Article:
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Old 06-27-2008, 01:03 AM   #1
sky44
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Member#: 178333
Join Date: Apr 2008
Location: Loveland CO
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2005 OBS 5MT
green

Default anybody here mess with a bypass oil filter?

http://www.uspiautomotiveoilfilter.c...847/page/45029


seems like kind of a good idea. it basically circulates about 10% of your oil's flow through a super fine filter trapping the tiniest particles. the rest is free to go through the normal filter. oil pressure is unaffected, as all the oil isn't forced through this filter. it ups your system's oil capacity as well.

in my experience with modern cars the engine is about the last thing to go though.
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Old 06-27-2008, 06:38 AM   #2
Unabomber
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Location: I can save you a ton of cash
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on car parts so PM
me b4 j00 buy

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You checked out the price? My nose is bleeding. It's a great and sane idea for a vehicle that is going to run 100,000 miles a year like a semi or fleet vehicle. For a passenger car it's a terrible waste of money except for maybe HIGH end engine build. It's your money, but the cost/benefit analysis isn't there considering most people get rid of cars around 100-200K miles and the selling point of these is for vehicles being used more than that.
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Old 06-27-2008, 09:53 PM   #3
bulwnkl
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2005 Black Tiger
(Black Turbo Baja)

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I've used an Amsoil bypass system on a passenger car before (a Neon). Bought it used, so it wasn't so expensive. OUTSTANDING UOA on a long drain with Red Line oil. Still, I removed it because I got scared of where it was mounted and the potential for overheating the oil (wasn't happening, which I discovered through the UOA, but it was too late).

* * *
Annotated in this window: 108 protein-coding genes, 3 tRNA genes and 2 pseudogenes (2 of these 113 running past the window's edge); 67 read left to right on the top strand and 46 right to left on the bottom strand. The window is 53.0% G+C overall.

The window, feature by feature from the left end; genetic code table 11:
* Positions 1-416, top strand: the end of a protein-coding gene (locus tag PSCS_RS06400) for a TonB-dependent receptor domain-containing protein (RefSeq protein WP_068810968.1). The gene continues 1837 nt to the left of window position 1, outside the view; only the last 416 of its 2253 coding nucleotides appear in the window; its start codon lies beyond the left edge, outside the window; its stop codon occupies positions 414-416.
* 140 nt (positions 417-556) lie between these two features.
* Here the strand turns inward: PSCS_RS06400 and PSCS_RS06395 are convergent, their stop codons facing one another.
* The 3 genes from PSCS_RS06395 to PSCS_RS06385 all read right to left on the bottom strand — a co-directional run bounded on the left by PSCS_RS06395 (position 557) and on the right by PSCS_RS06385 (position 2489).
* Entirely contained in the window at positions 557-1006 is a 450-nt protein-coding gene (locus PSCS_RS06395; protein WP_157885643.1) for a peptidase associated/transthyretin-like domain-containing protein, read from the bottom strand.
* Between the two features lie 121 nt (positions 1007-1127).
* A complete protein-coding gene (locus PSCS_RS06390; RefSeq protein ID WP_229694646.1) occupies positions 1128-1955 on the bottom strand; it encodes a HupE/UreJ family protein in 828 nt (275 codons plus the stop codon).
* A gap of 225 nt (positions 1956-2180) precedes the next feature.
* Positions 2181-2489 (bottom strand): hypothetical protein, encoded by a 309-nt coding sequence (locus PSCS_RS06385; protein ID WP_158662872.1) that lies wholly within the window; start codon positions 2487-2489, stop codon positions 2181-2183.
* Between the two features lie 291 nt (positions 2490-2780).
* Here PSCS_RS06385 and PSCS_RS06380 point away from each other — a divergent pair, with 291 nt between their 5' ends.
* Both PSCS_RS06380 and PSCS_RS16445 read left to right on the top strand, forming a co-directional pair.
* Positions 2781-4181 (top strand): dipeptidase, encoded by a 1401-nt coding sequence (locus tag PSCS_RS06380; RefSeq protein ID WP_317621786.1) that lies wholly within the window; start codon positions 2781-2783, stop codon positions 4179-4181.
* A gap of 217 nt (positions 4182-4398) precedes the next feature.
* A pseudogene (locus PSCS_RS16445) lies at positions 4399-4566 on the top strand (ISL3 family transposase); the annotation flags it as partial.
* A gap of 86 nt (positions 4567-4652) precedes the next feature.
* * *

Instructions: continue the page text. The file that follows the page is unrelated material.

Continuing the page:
There's more to think about than just bolting one on. You need to understand that installing a bypass system reduces flow to the engine somewhat, so you must be certain that you have that extra capacity in your oil pump. There are also many other things that can cause you more harm than good to do with installation, mounting, hose length, etc. Whether it's cost-effective depends on a bunch of things that are probably too variable to answer with a generality, but I suppose I don't know for certain.

IF you use a good system, have a good installation, and have sufficient extra oiling system capacity, it will definitely improve your UOA results. That may still not show up as a benefit until 950,000 miles, though.
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Old 06-27-2008, 11:40 PM   #4
sadsack
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The other advantage to a bypass filter accrues under "short duty" conditions.

Unless you're driving a car long enough for water condensation to boil off from the oilpan (~20 minutes), you run the risk of having this condensation promote the formation of acids which can corrode engine surfaces.

A bypass filter using a large TP filter element will trap much more of this condensation moisture than the OEM full-flow filter.

As has been mentioned previously, in situations where oil temperatures are a concern, then a BP filter may be questionable. However, when insufficient oil temps are a concern (due to insufficient condensation boil-off mentioned above), the argument for incorporating a BP filter is in fact strengthened.

I'm considering a BP filter myself - I recently moved to a smaller town, and my commute is 5 miles. This short a commute is insufficient to boil off moisture condensation.
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Old 06-28-2008, 03:08 PM   #5
bulwnkl
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Quote:
Originally Posted by sadsack View Post
...in situations where oil temperatures are a concern, then a BP filter may be questionable. However, when insufficient oil temps are a concern (due to insufficient condensation boil-off mentioned above), the argument for incorporating a BP filter is in fact strengthened.
Be careful with this concept. Toilet paper may indeed trap water without 'messing up' the filtration capability of the medium, but there is room for some dispute there. Plus, the way MOST bypass filters work, low oil temps are made much worse by the bypass filter because of the increased volume and removal from the heat source. I was concerned about high oil temps because the only convenient place I could mount mine on the Neon was directly above the catalyst, and without any heat shielding. The reality of it was probably exactly the opposite of what I was thinking. It probably either had no impact or else improved things by making sure the oil didn't drop out of target temperature range.
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